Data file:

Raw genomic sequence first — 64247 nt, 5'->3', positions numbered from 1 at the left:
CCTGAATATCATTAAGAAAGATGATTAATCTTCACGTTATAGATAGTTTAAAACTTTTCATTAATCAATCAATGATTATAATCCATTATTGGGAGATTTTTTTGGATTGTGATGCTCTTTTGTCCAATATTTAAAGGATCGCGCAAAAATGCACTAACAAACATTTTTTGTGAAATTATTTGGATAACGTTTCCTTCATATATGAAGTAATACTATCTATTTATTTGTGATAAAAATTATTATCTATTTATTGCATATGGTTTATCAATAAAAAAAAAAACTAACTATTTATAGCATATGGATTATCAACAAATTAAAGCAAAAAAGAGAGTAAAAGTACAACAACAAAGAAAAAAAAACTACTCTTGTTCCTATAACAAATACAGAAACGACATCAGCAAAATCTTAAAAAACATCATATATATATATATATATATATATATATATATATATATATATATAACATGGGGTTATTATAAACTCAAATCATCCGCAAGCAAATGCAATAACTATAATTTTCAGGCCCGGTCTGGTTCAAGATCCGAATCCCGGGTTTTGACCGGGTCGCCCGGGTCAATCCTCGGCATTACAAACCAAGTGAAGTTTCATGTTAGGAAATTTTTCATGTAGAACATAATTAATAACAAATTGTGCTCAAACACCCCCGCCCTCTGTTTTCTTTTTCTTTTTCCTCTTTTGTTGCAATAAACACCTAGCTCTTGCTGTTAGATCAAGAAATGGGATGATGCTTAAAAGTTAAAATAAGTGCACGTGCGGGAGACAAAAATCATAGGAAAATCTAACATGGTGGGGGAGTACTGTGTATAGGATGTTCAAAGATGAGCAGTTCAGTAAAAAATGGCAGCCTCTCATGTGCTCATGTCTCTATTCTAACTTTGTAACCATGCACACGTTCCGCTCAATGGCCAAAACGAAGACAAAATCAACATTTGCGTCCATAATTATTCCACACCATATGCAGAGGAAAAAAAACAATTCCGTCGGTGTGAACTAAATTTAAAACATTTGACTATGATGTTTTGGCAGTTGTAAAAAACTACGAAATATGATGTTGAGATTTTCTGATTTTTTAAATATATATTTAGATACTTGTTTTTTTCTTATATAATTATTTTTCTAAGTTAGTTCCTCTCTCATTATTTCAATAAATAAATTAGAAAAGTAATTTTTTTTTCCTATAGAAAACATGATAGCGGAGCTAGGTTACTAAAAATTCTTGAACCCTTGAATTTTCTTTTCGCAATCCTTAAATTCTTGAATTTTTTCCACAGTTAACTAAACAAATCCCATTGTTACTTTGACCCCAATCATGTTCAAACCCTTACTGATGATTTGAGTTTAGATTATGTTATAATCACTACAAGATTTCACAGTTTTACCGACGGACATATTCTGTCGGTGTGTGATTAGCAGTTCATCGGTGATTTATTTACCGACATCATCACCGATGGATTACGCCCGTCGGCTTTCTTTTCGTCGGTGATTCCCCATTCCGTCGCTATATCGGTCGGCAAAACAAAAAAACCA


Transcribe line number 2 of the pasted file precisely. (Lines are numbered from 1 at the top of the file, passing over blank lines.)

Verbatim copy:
CCTGAATATCATTAAGAAAGATGATTAATCTTCACGTTATAGATAGTTTAAAACTTTTCATTAATCAATCAATGATTATAATCCATTATTGGGAGATTTTTTTGGATTGTGATGCTCTTTTGTCCAATATTTAAAGGATCGCGCAAAAATGCACTAACAAACATTTTTTGTGAAATTATTTGGATAACGTTTCCTTCATATATGAAGTAATACTATCTATTTATTTGTGATAAAAATTATTATCTATTTATTGCATATGGTTTATCAATAAAAAAAAAAACTAACTATTTATAGCATATGGATTATCAACAAATTAAAGCAAAAAAGAGAGTAAAAGTACAACAACAAAGAAAAAAAAACTACTCTTGTTCCTATAACAAATACAGAAACGACATCAGCAAAATCTTAAAAAACATCATATATATATATATATATATATATATATATATATATATATATATAACATGGGGTTATTATAAACTCAAATCATCCGCAAGCAAATGCAATAACTATAATTTTCAGGCCCGGTCTGGTTCAAGATCCGAATCCCGGGTTTTGACCGGGTCGCCCGGGTCAATCCTCGGCATTACAAACCAAGTGAAGTTTCATGTTAGGAAATTTTTCATGTAGAACATAATTAATAACAAATTGTGCTCAAACACCCCCGCCCTCTGTTTTCTTTTTCTTTTTCCTCTTTTGTTGCAATAAACACCTAGCTCTTGCTGTTAGATCAAGAAATGGGATGATGCTTAAAAGTTAAAATAAGTGCACGTGCGGGAGACAAAAATCATAGGAAAATCTAACATGGTGGGGGAGTACTGTGTATAGGATGTTCAAAGATGAGCAGTTCAGTAAAAAATGGCAGCCTCTCATGTGCTCATGTCTCTATTCTAACTTTGTAACCATGCACACGTTCCGCTCAATGGCCAAAACGAAGACAAAATCAACATTTGCGTCCATAATTATTCCACACCATATGCAGAGGAAAAAAAACAATTCCGTCGGTGTGAACTAAATTTAAAACATTTGACTATGATGTTTTGGCAGTTGTAAAAAACTACGAAATATGATGTTGAGATTTTCTGATTTTTTAAATATATATTTAGATACTTGTTTTTTTCTTATATAATTATTTTTCTAAGTTAGTTCCTCTCTCATTATTTCAATAAATAAATTAGAAAAGTAATTTTTTTTTCCTATAGAAAACATGATAGCGGAGCTAGGTTACTAAAAATTCTTGAACCCTTGAATTTTCTTTTCGCAATCCTTAAATTCTTGAATTTTTTCCACAGTTAACTAAACAAATCCCATTGTTACTTTGACCCCAATCATGTTCAAACCCTTACTGATGATTTGAGTTTAGATTATGTTATAATCACTACAAGATTTCACAGTTTTACCGACGGACATATTCTGTCGGTGTGTGATTAGCAGTTCATCGGTGATTTATTTACCGACATCATCACCGATGGATTACGCCCGTCGGCTTTCTTTTCGTCGGTGATTCCCCATTCCGTCGCTATATCGGTCGGCAAAACAAAAAAACCA